On the transmitter side of things, you can add deadband into the system to deal with transmitter pot issues and choose your channel assignments for all of the receiver types except for the cable loom configuration. While the default failsafes for cyclic and rudder are always neutral, you can select failsafe conditions for collective, throttle, and output-2 (an auxiliary channel) in PPM and Satellite modes. The three options are “blank,” which allows the channel’s failsafe from the radio to take over, “hold,” which maintains the last position of the channel, and “fix,” which forces the channel to a pre-defined position.
This tab is where you’ll make sure that your radio limits, zero-points (sub-trims), and directions for each channel are set correctly. It also gives you the ability to see what the head and tail gyro gain values, real-time tuning values, and stabilization gain (SX only) values are when you have these assigned to switches or pots on your radio for in-flight tuning or mode-switching. Remember that the percentage displayed in your radio for the tail gain for example is not the actual tail gain value that the HeliCommand uses…only use the numbers in this screen when changing these parameters in other tabs.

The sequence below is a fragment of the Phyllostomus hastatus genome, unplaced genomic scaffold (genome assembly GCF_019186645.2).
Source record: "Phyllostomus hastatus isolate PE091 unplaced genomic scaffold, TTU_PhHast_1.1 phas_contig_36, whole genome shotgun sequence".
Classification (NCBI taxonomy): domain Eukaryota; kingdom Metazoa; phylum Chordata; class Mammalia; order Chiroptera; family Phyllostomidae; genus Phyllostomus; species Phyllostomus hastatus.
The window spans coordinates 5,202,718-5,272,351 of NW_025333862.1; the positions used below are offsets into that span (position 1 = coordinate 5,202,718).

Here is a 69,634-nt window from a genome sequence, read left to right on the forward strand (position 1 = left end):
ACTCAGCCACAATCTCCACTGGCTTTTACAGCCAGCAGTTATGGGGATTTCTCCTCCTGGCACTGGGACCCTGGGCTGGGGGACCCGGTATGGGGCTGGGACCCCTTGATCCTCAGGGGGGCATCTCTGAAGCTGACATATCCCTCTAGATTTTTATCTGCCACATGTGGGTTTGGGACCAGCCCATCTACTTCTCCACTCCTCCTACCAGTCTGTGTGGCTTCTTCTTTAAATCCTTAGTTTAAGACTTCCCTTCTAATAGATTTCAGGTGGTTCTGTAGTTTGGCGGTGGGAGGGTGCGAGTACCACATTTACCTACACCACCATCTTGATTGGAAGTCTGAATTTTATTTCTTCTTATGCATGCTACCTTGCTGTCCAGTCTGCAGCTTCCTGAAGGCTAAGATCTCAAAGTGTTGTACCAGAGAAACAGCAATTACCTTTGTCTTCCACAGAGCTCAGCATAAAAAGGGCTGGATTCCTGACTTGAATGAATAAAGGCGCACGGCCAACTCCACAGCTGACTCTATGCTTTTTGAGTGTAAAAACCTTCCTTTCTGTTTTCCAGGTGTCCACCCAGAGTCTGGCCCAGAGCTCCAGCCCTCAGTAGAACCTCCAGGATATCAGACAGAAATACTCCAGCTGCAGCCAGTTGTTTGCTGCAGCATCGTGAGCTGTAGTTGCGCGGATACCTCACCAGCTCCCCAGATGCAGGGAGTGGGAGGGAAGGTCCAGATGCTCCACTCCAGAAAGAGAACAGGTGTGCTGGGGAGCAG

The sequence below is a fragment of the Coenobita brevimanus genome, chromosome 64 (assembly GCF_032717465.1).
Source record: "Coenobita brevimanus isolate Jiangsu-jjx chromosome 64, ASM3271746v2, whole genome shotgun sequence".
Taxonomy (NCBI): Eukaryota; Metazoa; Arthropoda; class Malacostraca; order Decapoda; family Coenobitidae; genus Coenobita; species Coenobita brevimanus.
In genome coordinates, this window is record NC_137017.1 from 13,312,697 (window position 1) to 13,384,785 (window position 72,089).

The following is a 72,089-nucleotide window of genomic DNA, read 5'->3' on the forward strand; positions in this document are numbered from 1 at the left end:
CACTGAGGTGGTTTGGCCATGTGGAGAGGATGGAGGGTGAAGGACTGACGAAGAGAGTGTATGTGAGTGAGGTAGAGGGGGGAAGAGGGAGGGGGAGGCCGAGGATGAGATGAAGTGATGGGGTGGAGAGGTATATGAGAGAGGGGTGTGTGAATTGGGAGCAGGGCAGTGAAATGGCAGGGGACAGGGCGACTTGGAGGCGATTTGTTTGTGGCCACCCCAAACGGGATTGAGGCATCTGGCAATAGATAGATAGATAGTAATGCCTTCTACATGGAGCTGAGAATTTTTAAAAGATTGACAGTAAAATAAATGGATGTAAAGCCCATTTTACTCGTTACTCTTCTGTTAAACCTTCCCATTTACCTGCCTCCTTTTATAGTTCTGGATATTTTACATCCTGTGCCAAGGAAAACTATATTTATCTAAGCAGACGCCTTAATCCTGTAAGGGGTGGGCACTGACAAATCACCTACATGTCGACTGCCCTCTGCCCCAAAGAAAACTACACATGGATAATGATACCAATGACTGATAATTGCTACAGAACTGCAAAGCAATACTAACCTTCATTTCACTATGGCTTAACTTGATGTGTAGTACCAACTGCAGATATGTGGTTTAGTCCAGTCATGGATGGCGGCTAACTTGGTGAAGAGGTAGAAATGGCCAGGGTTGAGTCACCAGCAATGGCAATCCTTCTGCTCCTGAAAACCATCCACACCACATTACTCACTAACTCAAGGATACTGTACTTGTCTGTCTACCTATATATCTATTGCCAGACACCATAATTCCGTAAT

The “Trim” tab sets all of your servos to the neutral position and gives you the opportunity to install you servo arms as close to 90-degrees as possible before electronically adjusting the individual servos to get a level swash.
In this tab, you choose which side the unit is mounted on (upright, inverted, vertical-left, or vertical-right), the orientation of the servo sockets (left, right, front, or rear), and the main rotor direction (right = clockwise, left = counter-clockwise).